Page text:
Ancient History

Who was Ptolemy?
Answered by Planet Green
  • Planet Green

    Planet Green

  1. Claudius Ptolemaeus, or Ptolemy, was a Greek geographer and astronomer who lived from around A.D. 90-168. Ptolemy was born in one of Egypt's Greek settlements and was a scholar in Alexandria. His best known works were the compilations Geography and Almagest. These were considered the authoritative sources on geography and astronomy, respectively, during the Middle Ages. "Geography" was based mainly on the earlier works of others and, it turns out, was full of errors, which led to wide acceptance of incorrect information. (Ptolemy, of course, had only the geographical details of his day with which to work -- he couldn't just punch up Google Earth in his Web browser -- so the fact that his geography was a bit askew shouldn't exactly be a revelation.)

    The Almagest describes the mathematical theory behind the motion of the planets as well as the sun and moon in our solar system. His effort to detail the math behind the motion of each individual planet really put him on the map, and his theories became the gospel truth on the subject for some 1,400 years. This effort by Ptolemy to make mathematical predictions of planetary motion is well known today by science buffs for something we now know is entirely wrong. Ptolemy used an Earth-based solar system for his modeling of the heavens, wherein everything, including the sun and planets, revolved around the Earth. It was the prevailing view of his time, after all, backed by the earlier thinking of Aristotle himself. It would be nearly a millennium and a half before Copernicus came along and argued that we actually live in a sun-centered, "heliocentric" solar system [source: University of St. Andrews].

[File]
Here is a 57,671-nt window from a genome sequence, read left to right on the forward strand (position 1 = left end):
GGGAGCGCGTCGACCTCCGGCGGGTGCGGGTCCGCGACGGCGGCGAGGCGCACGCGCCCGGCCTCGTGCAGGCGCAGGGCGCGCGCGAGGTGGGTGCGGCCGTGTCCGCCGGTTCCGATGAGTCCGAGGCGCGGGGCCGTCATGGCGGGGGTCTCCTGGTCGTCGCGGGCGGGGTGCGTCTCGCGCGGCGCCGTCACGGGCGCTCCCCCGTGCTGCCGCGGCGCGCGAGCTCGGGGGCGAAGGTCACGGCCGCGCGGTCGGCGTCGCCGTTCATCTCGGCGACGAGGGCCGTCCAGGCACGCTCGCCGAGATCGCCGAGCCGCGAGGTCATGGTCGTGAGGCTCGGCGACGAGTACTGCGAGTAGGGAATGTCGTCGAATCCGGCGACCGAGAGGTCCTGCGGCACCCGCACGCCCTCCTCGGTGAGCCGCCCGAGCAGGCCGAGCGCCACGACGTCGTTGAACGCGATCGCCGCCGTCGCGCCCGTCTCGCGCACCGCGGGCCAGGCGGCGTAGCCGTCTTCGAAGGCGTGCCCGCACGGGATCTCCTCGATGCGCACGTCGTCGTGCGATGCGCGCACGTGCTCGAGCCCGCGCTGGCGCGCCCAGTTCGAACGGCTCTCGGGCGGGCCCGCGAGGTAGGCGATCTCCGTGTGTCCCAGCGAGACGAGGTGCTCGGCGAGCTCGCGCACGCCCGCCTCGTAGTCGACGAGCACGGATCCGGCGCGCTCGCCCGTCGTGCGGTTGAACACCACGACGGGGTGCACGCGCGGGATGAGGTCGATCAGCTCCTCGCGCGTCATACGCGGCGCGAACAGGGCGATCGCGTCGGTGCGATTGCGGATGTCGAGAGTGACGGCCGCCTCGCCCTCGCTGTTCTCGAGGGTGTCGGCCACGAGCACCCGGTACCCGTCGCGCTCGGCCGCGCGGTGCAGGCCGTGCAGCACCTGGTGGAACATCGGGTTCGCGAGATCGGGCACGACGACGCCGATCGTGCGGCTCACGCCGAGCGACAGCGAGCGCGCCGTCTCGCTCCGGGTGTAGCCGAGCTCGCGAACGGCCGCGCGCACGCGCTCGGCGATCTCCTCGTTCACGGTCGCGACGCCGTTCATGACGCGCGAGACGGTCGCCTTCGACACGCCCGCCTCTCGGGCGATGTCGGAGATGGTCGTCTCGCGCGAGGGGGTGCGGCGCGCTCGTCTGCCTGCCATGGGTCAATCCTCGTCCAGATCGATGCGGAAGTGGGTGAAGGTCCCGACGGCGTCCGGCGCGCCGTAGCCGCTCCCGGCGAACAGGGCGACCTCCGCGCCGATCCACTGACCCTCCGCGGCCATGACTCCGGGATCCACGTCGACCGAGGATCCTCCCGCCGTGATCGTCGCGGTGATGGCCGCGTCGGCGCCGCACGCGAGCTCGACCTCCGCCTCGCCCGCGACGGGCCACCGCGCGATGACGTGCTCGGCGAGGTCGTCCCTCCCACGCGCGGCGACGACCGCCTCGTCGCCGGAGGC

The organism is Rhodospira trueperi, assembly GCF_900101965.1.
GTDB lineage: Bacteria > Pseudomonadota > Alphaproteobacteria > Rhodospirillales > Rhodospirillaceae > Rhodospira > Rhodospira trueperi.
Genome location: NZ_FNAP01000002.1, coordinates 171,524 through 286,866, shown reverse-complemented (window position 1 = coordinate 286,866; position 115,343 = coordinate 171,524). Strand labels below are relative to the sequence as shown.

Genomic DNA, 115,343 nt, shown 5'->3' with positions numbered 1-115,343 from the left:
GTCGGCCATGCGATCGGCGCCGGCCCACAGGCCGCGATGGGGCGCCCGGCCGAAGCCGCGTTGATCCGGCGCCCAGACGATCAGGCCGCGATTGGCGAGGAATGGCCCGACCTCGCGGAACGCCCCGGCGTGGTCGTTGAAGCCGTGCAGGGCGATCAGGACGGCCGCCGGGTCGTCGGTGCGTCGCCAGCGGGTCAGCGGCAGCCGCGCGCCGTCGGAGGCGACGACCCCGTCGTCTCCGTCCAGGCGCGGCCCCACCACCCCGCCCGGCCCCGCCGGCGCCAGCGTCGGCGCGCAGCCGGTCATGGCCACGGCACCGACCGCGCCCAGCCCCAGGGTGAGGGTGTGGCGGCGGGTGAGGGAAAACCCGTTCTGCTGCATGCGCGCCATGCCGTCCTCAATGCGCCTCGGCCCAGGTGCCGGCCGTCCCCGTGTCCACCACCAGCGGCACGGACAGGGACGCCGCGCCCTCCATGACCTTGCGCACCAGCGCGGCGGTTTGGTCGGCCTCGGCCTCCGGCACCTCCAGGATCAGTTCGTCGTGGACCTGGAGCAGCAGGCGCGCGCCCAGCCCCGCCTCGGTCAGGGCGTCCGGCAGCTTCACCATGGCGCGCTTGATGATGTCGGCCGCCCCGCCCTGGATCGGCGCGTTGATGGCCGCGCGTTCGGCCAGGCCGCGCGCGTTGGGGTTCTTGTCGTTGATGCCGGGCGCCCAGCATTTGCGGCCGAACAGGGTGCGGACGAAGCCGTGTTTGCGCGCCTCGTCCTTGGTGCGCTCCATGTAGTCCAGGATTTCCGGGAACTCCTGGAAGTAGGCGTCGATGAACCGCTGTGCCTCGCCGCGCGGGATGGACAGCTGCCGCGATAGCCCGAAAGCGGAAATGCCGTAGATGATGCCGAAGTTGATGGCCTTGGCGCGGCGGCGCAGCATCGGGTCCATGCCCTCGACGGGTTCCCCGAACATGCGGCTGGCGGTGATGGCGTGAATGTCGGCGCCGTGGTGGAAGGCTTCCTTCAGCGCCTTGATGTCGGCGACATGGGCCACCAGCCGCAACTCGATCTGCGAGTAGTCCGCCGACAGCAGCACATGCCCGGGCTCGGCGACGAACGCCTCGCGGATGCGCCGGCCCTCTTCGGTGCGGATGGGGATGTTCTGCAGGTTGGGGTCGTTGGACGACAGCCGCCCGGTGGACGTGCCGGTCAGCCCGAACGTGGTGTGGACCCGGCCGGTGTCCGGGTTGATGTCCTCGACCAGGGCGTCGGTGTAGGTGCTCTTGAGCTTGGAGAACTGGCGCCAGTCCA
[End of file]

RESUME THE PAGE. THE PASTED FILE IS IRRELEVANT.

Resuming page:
Even though Ptolemy didn't exactly have the right celestial body at the center of the solar system, his calculations were nonetheless able to predict the motion and positions of the planets with a high degree of reliability. He could, in short, predict where planets would be at points in the future, using motions called epicycles to determine their paths. This was unheard of before his work, which perhaps helps explain why it lasted so long unchallenged.

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